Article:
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Conceived and designed the experiments: HSQ SMW. Performed the experiments: DM HCY. Analyzed the data: HSQ DM CWL HCY. Wrote the paper: HSQ GAR SMW RMF ABF DM CWL HCY.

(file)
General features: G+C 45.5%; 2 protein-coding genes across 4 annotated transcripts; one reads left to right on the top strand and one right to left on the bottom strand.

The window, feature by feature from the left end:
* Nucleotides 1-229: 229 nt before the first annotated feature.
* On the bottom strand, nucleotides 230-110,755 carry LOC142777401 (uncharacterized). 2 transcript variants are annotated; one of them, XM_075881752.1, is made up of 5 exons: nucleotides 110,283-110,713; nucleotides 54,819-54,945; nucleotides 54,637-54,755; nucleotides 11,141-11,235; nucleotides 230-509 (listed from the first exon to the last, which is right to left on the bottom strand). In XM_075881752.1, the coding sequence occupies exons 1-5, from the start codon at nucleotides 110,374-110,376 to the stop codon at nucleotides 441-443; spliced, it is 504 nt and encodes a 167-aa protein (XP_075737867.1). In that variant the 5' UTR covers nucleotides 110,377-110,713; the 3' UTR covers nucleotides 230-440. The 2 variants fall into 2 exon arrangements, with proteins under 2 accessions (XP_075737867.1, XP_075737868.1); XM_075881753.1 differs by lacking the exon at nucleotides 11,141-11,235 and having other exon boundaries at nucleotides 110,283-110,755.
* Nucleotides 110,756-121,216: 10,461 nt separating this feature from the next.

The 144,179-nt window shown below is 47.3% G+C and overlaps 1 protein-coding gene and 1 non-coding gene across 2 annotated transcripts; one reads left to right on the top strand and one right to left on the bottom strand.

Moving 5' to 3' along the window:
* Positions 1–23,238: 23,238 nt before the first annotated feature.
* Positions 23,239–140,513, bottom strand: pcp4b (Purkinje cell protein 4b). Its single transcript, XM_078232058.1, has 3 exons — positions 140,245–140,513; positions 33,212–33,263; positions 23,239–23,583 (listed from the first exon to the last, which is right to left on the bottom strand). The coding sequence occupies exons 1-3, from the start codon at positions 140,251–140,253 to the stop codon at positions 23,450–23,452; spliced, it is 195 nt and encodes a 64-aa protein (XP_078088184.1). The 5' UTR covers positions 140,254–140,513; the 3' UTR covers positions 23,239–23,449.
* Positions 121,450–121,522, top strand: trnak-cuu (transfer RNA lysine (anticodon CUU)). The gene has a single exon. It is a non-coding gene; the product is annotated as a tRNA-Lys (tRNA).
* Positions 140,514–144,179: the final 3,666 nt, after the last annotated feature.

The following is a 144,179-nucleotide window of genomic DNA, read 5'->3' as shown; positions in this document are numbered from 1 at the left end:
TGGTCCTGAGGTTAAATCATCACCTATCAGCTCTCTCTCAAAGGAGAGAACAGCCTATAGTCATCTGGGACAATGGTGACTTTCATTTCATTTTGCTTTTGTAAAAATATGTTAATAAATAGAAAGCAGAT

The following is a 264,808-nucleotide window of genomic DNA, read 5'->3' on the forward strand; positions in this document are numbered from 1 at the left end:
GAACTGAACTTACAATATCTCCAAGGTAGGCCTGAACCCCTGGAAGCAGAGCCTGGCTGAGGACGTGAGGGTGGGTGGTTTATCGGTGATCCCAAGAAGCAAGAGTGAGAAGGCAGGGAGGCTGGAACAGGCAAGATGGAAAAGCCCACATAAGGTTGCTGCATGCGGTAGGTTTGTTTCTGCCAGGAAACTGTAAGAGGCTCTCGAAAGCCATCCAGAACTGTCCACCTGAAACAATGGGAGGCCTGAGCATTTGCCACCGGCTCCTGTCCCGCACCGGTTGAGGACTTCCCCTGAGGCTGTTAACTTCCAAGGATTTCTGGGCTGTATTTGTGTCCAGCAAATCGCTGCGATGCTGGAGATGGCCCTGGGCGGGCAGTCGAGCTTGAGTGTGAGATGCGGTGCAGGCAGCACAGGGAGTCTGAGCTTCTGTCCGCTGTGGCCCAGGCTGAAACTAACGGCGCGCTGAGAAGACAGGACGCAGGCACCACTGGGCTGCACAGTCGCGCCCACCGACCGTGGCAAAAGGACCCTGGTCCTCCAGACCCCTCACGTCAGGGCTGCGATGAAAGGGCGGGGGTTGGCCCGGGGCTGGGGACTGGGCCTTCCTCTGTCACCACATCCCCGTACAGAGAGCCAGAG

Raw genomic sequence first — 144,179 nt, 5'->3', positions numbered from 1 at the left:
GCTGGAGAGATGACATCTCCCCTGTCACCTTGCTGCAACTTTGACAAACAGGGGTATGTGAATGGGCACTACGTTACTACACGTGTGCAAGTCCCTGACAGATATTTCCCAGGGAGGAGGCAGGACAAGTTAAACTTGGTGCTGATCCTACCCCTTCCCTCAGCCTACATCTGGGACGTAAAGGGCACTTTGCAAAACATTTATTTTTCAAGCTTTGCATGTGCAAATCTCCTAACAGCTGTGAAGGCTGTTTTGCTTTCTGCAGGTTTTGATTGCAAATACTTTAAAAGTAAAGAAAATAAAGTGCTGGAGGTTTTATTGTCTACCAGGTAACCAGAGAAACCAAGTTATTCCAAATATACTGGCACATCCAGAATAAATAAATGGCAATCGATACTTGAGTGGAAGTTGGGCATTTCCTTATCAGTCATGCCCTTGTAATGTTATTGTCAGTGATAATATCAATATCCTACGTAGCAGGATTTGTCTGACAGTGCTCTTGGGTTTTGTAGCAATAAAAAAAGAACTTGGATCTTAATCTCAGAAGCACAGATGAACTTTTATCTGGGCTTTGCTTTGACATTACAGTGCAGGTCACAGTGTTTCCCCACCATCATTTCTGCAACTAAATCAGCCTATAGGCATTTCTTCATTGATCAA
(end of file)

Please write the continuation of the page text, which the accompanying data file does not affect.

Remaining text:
Renal interstitial fibrosis (IF) is an important pathologic manifestation of disease progression in a variety of chronic kidney diseases (CKD). However, the quantitative and reproducible analysis of IF remains a challenge, especially in experimental animal models of progressive IF. In this study, we compare traditional polarized Sirius Red morphometry (SRM) to novel Second Harmonic Generation (SHG)-based morphometry of unstained tissues for quantitative analysis of IF in the rat 5 day unilateral ureteral obstruction (UUO) model. To validate the specificity of SHG for detecting fibrillar collagen components in IF, co-localization studies for collagens type I, III, and IV were performed using IHC. In addition, we examined the correlation, dynamic range, sensitivity, and ability of polarized SRM and SHG-based morphometry to detect an anti-fibrotic effect of three different treatment regimens. Comparisons were made across three separate studies in which animals were treated with three mechanistically distinct pharmacologic agents: enalapril (ENA, 15, 30, 60 mg/kg), mycophenolate mofetil (MMF, 2, 20 mg/kg) or the connective tissue growth factor (CTGF) neutralizing antibody, EX75606 (1, 3, 10 mg/kg). Our results demonstrate a strong co-localization of the SHG signal with fibrillar collagens I and III but not non-fibrillar collagen IV. Quantitative IF, calculated as percent cortical area of fibrosis, demonstrated similar response profile for both polarized SRM and SHG-based morphometry. The two methodologies exhibited a strong correlation across all three pharmacology studies (r2 = 0.89–0.96). However, compared with polarized SRM, SHG-based morphometry delivered a greater dynamic range and absolute magnitude of reduction of IF after treatment. In summary, we demonstrate that SHG-based morphometry in unstained kidney tissues is comparable to polarized SRM for quantitation of fibrillar collagens, but with an enhanced sensitivity to detect treatment-induced reductions in IF. Thus, performing SHG-based morphometry on unstained kidney tissue is a reliable alternative to traditional polarized SRM for quantitative analysis of IF.